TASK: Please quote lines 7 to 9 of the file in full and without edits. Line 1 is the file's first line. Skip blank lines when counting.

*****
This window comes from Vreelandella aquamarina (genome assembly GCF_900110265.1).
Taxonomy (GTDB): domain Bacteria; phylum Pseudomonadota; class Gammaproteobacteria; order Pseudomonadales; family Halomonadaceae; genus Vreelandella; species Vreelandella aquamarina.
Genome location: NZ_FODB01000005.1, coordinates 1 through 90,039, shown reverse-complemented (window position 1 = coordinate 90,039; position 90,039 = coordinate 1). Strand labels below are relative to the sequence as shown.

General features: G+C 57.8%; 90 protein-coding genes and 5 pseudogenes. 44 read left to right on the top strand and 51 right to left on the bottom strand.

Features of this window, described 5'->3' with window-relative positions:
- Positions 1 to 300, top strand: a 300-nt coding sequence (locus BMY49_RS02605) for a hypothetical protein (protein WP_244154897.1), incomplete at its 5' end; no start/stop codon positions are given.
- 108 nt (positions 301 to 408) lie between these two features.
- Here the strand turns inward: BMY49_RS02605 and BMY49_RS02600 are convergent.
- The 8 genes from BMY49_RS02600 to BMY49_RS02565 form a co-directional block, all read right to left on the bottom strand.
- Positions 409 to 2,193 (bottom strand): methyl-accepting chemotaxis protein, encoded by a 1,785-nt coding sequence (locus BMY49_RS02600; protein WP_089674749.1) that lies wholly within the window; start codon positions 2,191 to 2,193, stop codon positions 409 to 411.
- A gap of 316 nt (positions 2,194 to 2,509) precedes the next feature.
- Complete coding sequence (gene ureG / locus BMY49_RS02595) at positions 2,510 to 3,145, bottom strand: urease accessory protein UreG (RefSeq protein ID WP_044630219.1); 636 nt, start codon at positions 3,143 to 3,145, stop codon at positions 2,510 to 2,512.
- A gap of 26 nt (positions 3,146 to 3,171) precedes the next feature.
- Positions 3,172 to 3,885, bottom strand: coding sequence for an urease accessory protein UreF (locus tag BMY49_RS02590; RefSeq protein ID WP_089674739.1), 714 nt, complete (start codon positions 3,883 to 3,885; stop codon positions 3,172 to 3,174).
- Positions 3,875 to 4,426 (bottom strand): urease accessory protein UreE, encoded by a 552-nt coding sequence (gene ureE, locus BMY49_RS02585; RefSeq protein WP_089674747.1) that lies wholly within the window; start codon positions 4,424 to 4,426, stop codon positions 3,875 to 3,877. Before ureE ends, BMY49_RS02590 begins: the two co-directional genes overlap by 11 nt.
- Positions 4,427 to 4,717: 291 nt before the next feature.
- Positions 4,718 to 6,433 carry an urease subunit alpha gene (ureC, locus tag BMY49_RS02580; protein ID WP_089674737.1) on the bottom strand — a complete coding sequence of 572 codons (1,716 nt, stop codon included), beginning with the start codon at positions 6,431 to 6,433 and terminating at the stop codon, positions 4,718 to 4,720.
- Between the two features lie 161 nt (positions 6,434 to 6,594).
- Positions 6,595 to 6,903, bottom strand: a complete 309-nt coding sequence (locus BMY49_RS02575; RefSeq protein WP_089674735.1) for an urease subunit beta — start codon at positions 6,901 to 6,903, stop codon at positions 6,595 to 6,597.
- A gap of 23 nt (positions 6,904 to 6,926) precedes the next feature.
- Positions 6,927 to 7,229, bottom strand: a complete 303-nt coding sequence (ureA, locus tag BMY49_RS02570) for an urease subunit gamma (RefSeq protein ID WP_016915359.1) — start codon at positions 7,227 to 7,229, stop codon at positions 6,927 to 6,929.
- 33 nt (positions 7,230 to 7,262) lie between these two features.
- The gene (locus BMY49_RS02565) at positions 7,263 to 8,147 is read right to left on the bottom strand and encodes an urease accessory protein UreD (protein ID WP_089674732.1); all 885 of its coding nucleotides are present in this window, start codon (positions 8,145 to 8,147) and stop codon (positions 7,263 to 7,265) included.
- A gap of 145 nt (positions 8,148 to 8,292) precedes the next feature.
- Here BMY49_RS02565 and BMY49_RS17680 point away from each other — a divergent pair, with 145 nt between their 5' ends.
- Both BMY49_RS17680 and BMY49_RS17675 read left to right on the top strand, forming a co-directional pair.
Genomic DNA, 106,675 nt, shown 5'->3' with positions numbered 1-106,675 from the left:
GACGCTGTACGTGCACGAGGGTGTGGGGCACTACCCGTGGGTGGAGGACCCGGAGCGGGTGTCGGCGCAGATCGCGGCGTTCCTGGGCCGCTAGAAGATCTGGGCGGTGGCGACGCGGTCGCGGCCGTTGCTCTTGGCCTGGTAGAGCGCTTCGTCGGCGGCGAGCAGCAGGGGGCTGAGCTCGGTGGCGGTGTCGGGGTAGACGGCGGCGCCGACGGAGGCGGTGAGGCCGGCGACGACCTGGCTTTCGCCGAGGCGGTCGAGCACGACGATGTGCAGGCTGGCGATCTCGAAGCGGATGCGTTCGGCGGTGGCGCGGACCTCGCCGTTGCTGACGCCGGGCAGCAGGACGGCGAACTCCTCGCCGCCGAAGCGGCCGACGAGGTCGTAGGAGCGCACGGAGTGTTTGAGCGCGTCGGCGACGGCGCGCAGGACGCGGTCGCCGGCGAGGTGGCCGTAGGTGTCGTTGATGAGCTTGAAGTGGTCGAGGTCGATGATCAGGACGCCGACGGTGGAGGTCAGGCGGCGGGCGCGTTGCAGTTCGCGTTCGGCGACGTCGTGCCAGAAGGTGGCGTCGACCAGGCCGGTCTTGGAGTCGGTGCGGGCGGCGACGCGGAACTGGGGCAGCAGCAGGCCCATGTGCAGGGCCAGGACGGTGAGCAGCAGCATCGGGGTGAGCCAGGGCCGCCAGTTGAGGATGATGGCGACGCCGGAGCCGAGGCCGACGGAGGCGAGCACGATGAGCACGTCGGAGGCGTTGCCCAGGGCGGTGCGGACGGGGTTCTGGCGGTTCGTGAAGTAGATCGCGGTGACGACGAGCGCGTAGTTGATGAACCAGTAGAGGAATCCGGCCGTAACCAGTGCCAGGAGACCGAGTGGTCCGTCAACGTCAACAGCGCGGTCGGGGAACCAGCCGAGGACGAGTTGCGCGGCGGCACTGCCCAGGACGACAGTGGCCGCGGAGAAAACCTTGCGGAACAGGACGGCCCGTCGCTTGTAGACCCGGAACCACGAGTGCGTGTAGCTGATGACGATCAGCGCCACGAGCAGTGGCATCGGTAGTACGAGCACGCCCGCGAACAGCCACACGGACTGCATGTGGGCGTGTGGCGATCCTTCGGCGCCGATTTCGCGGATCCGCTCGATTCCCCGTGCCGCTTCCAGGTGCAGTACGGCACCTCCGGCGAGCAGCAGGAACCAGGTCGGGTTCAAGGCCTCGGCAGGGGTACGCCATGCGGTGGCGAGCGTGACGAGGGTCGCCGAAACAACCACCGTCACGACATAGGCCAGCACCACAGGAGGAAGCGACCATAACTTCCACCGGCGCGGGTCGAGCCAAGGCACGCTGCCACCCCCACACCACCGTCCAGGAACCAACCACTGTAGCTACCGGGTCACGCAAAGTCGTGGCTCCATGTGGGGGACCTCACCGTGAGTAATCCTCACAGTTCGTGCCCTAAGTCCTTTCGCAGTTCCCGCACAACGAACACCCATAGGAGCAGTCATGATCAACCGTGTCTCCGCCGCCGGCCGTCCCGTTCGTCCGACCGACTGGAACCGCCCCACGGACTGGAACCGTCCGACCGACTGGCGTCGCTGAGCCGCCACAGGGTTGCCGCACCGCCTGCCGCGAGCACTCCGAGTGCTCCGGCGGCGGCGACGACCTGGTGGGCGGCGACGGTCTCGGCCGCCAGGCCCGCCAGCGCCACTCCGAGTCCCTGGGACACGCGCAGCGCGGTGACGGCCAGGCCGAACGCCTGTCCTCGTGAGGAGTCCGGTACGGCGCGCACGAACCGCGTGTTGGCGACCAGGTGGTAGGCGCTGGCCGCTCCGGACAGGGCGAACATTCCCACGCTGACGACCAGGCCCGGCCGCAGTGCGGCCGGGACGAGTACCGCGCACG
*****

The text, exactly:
- 108 nt (positions 301 to 408) lie between these two features.
- Here the strand turns inward: BMY49_RS02605 and BMY49_RS02600 are convergent.
- The 8 genes from BMY49_RS02600 to BMY49_RS02565 form a co-directional block, all read right to left on the bottom strand.